12 BASIC STRUCTURING ALTERNATIVES
TR Co TR Co TR LP US Sub US LLC US LLC US Sub files US tax return Dividend withholding tax No exposure for TR Co, T1 and T2 TR Co files US branch return Branch profits tax No exposure for T1 and T2 T1 and T2 file individual US tax returns TR LP files US partnership tax return No dividend withholding tax or BPT Individual income tax rates

13 CONSOLIDATED RETURNS NO YES YES T1 T2 T1 T2 T1 T2 TR Co TR Co TR Co
US Sub US Sub US Hold Co US LLC US LLC US Sub US Sub NO YES YES

14 NON-BUSINESS INCOME/WITHHOLDING
Generally, there is a 30% U.S. withholding tax from certain types of (non- business) income from U.S. sources paid to foreign persons. This applies to payments of fixed or determinable annual or periodical (“FDAP”) income from U.S. sources. FDAP income generally includes interest, dividends, rents, royalties and any other annual or periodical gain, profit or income. Income tax treaties between the U.S. and foreign countries may reduce or eliminate withholding tax on various types of FDAP income.

15 WITHHOLDING CERTIFICATES
Determination by a U.S. withholding agent of the status of a payee (e.g., beneficial ownership, entitlement to reduced tax rates under a treaty) is made on the basis of a withholding certificate. Withholding certificate required from beneficial owner prior to payments being made. In absence of being provided with withholding certification, U.S. withholding agent must withhold at 30% (or, in some instances, assume that the payee is a U.S. person and apply “backup withholding”). No requirement to submit the withholding certificates to the IRS.

16 WITHHOLDING CERTIFICATES
Form W-8BEN – for nonresident aliens and foreign corporations receiving FDAP income; Form W-8BEN-E – for foreign entities receiving FDAP income as beneficial owners; Form W8-ECI – for persons claiming that income received is effectively connected with U.S. business; Form W8-EXP – foreign governments, central banks of issue, international organizations, foreign private foundations claiming tax exempt status; Form W-8IMY- applies to payments made to intermediaries (e.g., partnerships, qualified intermediaries); Form W-9 – for U.S. citizens and residents; Form 8288-B- applies to transfers of U.S. real property interest; and Form 8233 – certain compensation for personal services.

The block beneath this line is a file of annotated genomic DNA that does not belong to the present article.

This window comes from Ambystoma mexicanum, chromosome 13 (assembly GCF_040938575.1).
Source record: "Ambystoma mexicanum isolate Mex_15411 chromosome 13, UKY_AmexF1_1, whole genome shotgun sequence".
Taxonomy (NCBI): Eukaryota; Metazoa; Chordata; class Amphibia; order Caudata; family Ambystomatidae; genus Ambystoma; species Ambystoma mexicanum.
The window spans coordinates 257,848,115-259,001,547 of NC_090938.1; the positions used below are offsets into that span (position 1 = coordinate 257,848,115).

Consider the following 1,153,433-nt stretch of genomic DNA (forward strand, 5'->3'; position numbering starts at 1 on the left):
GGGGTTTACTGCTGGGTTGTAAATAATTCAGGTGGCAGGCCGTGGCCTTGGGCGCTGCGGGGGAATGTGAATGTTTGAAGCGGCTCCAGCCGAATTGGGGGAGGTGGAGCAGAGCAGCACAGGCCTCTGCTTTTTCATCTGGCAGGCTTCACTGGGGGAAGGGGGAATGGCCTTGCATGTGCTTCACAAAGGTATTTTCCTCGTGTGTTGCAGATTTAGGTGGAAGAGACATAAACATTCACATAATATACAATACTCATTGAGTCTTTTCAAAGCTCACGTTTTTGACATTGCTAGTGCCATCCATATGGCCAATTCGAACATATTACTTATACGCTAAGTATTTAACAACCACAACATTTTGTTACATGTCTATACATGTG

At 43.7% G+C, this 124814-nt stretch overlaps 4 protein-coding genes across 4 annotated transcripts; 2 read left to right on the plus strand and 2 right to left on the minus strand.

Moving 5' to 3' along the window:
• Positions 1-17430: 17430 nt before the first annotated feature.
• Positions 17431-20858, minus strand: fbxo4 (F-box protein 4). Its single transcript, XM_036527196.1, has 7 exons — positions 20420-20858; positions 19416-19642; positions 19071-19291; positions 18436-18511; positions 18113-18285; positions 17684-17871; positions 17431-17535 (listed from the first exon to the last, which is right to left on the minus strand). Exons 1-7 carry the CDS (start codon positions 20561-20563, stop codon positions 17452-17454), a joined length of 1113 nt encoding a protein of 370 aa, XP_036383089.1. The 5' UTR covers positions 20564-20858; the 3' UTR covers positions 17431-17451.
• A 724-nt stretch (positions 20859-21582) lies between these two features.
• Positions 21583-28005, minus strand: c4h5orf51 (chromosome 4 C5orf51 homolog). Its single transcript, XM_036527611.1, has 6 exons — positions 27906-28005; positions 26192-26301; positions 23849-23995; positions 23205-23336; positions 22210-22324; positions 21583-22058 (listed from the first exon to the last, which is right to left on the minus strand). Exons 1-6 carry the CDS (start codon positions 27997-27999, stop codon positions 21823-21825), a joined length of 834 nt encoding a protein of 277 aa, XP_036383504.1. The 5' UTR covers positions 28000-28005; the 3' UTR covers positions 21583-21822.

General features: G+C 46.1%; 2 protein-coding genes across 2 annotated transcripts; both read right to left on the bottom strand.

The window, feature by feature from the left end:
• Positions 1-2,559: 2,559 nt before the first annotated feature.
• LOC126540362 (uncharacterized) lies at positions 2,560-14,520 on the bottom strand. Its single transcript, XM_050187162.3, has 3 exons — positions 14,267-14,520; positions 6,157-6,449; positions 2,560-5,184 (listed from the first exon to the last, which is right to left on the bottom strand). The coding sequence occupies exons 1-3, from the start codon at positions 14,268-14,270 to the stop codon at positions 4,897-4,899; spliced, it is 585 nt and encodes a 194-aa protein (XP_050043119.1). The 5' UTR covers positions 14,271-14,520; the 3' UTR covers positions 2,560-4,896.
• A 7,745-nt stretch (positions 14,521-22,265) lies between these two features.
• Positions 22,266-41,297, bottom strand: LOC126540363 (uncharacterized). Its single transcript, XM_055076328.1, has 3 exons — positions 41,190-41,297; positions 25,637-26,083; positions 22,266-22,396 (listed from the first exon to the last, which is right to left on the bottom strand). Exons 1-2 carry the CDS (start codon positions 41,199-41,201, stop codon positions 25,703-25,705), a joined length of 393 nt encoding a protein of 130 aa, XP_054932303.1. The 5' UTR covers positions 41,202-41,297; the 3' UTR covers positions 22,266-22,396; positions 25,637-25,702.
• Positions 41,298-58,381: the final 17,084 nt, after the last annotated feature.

17 TIPS FOR THE PRACTITIONER
Compliance with withholding tax rules is a tier 1 exam issue. Completion of W-8 Forms has become more complex due to the Foreign Account Tax Compliance Act (FATCA) Withholding agent (e.g. US subsidiary) is liable for withholding tax. If US Co makes a payment to its foreign parent: always check parent’s eligibility for treaty benefits under the treaty’s “limitation on benefits” (LOB) clause Dividends can be fully exempt under some newer treaties (again: a complex LOB analysis may be necessary). Make sure you understand a foreign entity’s classification for U.S. tax purposes. Form W-8BEN and W-8BEN-E must generally include foreign person’s US taxpayer ID if treaty benefits are claimed (exception: dividends or interest from publicly traded US companies) Don’t automatically rely on foreign person’s claim not to be engaged in a U.S. trade or business; better file a protective return (best practice)